Advocates Applaud Decision to Review Long Beach and Riverside Dispensary Regulation Cases
The California Supreme Court issued an order on Wednesday indicating it will review two controversial medical marijuana cases that have resulted in the suspension of several local dispensary ordinances across the state.
As a result of Wednesday’s order, Pack v. City of Long Beach and City of Riverside v. Inland Empire Patient’s Health and Wellness Ctr., Inc. have both been vacated in anticipation of the High Court’s ruling. The Pack decision held that some dispensary regulations may be preempted by federal law and the Riverside decision held that localities could legally ban distribution altogether.
Americans for Safe Access
Joe Elford, ASA: “These cases were very problematic for patients and their ability to safely and legally access a medication that works for them”
”These cases were very problematic for patients and their ability to safely and legally access a medication that works for them,” said Joe Elford, chief counsel of Americans for Safe Access (ASA), a medical marijuana advocacy group. “We’re very pleased that local governments will now be unable to use appellate court decisions to deny patients access to medical marijuana in their own communities.”
Arguing that Pack was erroneously decided, ASA, along with the American Civil Liberties Union (ACLU), the Drug Policy Alliance (DPA), and the County of Santa Cruz filed a brief on December 12 requesting that the California Supreme Court review the case.
“The medical marijuana community applauds the Supreme Court’s decision to hear both cases, and hopefully, this will finally give cities in California the right to regulate medical marijuana in their communities, since many cities have chosen to ban or refuse to regulate medical marijuana because it’s federally illegal,” said Cheryl Shuman of KUSH Magazine.
According to Bob Selan, CEO of KUSH Magazine, the California Supreme Court has recognized that states’ rights issues are at the forefront of the safe access provisions that were inherent in Proposition 215, voted into law by Californians back in 1995.
The laws which were further codified in SB 420 in 2003 by the California Legislature have been the subject of several controversial lawsuits pitting the state’s medical marijuana laws against federal cannabis prohibition.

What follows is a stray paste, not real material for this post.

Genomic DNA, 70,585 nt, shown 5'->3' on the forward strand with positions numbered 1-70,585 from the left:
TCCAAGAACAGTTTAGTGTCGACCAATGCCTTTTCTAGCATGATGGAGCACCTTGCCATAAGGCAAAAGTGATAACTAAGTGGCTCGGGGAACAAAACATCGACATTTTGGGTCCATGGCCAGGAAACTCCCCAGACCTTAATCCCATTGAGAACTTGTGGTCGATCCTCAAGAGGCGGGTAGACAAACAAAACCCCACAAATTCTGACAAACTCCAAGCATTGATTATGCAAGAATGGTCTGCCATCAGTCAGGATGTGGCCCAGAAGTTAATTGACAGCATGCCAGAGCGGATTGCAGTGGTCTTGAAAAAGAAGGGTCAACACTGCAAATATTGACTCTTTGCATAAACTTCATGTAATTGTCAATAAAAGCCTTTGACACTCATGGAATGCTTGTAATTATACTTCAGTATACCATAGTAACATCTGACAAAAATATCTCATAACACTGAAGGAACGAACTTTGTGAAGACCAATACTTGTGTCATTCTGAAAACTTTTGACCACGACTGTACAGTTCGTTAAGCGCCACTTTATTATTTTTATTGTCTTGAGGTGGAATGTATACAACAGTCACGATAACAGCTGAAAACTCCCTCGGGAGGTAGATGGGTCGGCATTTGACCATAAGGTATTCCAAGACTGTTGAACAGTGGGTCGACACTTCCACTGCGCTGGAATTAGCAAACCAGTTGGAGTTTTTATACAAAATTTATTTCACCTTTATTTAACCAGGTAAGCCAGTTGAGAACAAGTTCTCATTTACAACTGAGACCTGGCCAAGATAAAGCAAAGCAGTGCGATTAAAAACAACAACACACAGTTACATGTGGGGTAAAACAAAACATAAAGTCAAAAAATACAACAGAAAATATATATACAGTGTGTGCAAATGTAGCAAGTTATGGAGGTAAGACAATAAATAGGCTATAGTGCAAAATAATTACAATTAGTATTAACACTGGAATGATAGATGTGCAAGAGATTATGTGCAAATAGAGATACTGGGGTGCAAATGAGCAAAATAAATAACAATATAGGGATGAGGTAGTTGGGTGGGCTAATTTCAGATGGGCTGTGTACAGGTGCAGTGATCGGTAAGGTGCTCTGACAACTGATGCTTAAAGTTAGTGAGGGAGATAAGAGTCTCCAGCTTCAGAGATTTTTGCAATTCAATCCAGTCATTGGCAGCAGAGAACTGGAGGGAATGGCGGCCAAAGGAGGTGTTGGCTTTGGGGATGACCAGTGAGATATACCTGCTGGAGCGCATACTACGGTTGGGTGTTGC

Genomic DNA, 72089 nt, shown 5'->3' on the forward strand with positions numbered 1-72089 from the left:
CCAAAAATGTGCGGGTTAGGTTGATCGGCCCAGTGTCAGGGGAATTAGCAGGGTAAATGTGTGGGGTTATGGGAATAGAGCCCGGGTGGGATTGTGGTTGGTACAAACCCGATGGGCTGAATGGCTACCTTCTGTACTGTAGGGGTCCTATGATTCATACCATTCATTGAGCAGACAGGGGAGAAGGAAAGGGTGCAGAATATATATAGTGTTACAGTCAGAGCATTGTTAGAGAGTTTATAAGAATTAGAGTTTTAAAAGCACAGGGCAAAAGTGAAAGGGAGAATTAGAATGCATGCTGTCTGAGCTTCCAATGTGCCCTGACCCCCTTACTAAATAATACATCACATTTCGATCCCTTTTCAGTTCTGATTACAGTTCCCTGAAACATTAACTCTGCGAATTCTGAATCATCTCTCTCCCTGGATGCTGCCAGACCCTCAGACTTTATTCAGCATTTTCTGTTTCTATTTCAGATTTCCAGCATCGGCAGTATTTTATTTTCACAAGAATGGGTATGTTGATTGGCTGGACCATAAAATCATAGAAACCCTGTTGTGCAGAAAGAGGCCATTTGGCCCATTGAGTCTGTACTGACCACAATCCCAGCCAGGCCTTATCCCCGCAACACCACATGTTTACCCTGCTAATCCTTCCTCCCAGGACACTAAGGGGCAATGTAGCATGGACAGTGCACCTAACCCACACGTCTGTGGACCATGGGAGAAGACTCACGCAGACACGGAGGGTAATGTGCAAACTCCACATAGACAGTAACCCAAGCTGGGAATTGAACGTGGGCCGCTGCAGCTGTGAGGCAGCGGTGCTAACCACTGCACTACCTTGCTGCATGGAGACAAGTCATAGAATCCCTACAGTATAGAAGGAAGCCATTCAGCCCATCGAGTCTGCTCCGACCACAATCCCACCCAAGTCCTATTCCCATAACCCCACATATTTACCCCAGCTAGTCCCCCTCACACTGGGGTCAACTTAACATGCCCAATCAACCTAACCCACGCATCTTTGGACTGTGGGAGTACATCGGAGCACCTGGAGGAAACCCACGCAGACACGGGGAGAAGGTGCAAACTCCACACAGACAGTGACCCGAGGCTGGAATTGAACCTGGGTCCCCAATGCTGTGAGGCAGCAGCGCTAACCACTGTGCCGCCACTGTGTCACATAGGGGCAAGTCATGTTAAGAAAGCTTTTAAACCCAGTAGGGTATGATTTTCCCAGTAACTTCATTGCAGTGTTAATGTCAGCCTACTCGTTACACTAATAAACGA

Although the Pack decision, issued in October of last year, contradicted other appellate court rulings, several cities and counties across California have used it as a reason to suspend regulatory ordinances or completely ban local distribution. In its latest crackdown on medical marijuana in California, the U.S. Justice Department has even cited the Pack decision as a reason why localities should not adopt distribution licensing ordinances.
One of the cases that contradicted Pack was the Riverside ruling issued in November, which held that medical marijuana distribution was not preempted by federal law, but cities could lawfully ban it. However, now that both decisions are out of play, local governments will now have less cover with which to implement or continue such bans.
“The Pack decision is a dead letter and can no longer be used to defy the implementation of state law,” Elford said.
It will likely be at least a couple of years before the Supreme Court rules on the cases. In the meantime, advocates will be urging their local governments to adopt regulatory ordinances that establish the means by which California’s hundreds of thousands of patients can obtain a medicine that is legal under state law.
A third medical marijuana dispensary case, People v. G3 Holistic, was also granted review by the Supreme Court on Wednesday.